My love for walking has been with me since I was a child. Growing up we had to walk everywhere if we wanted to go visit our friends. Since being in Devon I had never really ventured up on Dartmoor. I stand and stare at it every day watching the weather roll across the horizon from my window at work wishing I was there.
So last Sunday the weather was sunny and chilly which to me is a good day for walking, I stuffed my rucksack with food and headed out for the day. We started from the very pretty village of Belstone, only 30 minutes from where I live. There's a village carpark, get there early as it soon fills up.
We went out through the left of the village and walked on to the moor through the bottom gate, 10 minutes into the walk we saw a green woodpecker, dipping and bobbing as it flew across the Belstone valley. The gorse (Ulex europaeus) with its vibrant yellow flower standing out against the grey stones dotted across the moor acting as a welcome wind break. Being a member of the pea family, it serves purpose for small mammals and insects as a home and a source of food, us humans can eat it too.
Once out of the valley we were out in the open, exposed to the elements of mother nature. I was fascinated with the grass it was the colour of straw and the noise it made with the wind rushing through it tricking you into thinking there were cars driving past as it made a constant droning sound.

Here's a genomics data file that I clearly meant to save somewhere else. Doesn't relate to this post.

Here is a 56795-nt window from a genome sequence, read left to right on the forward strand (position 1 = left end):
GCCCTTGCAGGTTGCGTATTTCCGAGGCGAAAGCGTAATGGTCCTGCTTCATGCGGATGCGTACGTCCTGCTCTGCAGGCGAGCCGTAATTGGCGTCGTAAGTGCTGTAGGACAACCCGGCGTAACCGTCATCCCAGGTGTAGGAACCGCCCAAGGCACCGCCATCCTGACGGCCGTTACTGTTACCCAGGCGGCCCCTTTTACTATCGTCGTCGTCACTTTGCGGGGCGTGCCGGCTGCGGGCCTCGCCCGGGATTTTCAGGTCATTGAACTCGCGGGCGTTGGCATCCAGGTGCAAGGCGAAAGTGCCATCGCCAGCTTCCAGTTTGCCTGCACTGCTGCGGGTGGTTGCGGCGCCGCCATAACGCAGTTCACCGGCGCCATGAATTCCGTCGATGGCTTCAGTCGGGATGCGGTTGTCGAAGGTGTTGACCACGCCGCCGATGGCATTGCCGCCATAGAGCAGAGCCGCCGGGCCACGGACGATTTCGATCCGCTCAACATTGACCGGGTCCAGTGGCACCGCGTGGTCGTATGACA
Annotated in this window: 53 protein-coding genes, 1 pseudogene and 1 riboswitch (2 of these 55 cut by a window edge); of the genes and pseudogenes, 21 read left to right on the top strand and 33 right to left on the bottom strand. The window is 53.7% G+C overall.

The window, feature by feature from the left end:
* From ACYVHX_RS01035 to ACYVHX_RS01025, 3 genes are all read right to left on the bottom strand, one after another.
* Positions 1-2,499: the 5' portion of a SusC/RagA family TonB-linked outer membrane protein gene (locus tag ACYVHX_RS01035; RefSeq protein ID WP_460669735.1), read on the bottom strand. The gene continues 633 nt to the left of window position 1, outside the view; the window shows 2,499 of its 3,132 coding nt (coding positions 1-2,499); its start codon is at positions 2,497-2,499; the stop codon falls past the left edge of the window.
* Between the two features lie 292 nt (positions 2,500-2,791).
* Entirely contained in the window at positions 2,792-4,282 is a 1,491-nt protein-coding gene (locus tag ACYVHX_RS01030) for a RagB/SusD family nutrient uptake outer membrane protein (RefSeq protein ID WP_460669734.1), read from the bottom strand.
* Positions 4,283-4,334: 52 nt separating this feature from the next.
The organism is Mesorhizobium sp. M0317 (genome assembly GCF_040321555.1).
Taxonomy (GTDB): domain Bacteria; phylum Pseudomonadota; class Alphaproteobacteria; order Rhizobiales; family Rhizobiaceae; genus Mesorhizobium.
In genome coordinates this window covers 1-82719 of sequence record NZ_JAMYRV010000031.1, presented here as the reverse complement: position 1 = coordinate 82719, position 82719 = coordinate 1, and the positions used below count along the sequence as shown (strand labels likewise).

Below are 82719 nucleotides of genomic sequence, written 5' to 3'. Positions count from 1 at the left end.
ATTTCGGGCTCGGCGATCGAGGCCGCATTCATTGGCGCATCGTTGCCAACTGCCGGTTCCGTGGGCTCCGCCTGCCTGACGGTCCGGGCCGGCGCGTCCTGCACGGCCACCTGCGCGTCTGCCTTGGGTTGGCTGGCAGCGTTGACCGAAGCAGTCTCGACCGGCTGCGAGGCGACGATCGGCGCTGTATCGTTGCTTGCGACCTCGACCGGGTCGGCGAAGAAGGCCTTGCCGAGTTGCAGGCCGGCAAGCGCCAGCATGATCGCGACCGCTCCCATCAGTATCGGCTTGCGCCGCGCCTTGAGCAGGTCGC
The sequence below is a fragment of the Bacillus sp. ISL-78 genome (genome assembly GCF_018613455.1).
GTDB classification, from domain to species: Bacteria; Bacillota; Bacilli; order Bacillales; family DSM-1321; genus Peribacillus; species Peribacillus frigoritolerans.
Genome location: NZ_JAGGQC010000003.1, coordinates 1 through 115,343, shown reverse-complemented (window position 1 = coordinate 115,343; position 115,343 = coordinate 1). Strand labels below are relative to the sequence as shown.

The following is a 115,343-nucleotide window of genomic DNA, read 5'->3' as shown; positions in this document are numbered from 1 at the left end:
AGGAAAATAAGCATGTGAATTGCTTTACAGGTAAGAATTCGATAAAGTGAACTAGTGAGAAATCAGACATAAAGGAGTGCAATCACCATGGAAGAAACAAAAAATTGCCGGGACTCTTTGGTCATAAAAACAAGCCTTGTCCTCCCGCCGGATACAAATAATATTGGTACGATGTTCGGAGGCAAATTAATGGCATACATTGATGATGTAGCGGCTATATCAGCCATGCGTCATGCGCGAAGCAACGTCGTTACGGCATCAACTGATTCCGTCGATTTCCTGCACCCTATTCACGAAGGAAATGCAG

The sheer size of the moor is huge, at times intimidating as we stand there taking it all in. We walked up on to Oke Tor where a welcomed cuppa and a piece of chocolate was had. It was nice to see teenagers in their groups doing the Ten Tors. Once back on the path we noticed the track we were walking on, uneven with all the grey stones and wondered who had walked here before us. What footwear they would have been wearing because it certainly wouldn't have been a nice comfy walking boot. How many shepherds guarded their flocks or drove the cattle to Okehampton market.
The army use the moors for firearms training and has done for many years. As you walk across the top you see dug outs where they would be lying for hours trying not to be found. When I go on walks, I always keep a look out for treasure and this day I got lucky because placed very near the surface of a patch of black soil was a small round object that caught my eye. Pulled it out of the dirt and thought I had found a pellet. Then we found some smaller ones, 6 in total and quite heavy. Turns out that the bigger one of the 6 was from an 18th century musket gun and the smaller ones were pistols and they are all solid lead.
My friend Lizzie did some research and discovered that in 1875 the first temporary camp was established between East Okement and Taw rivers where firing lasted for 3 weeks so the musket and pistol lead shots we found could be from then. So much history and things to discover on Dartmoor. Yes, it was cold and the wind numbed your skin but the sun shone. We had 5 hours of discovery and 9 miles walked. I really did fall in love with this magical place.
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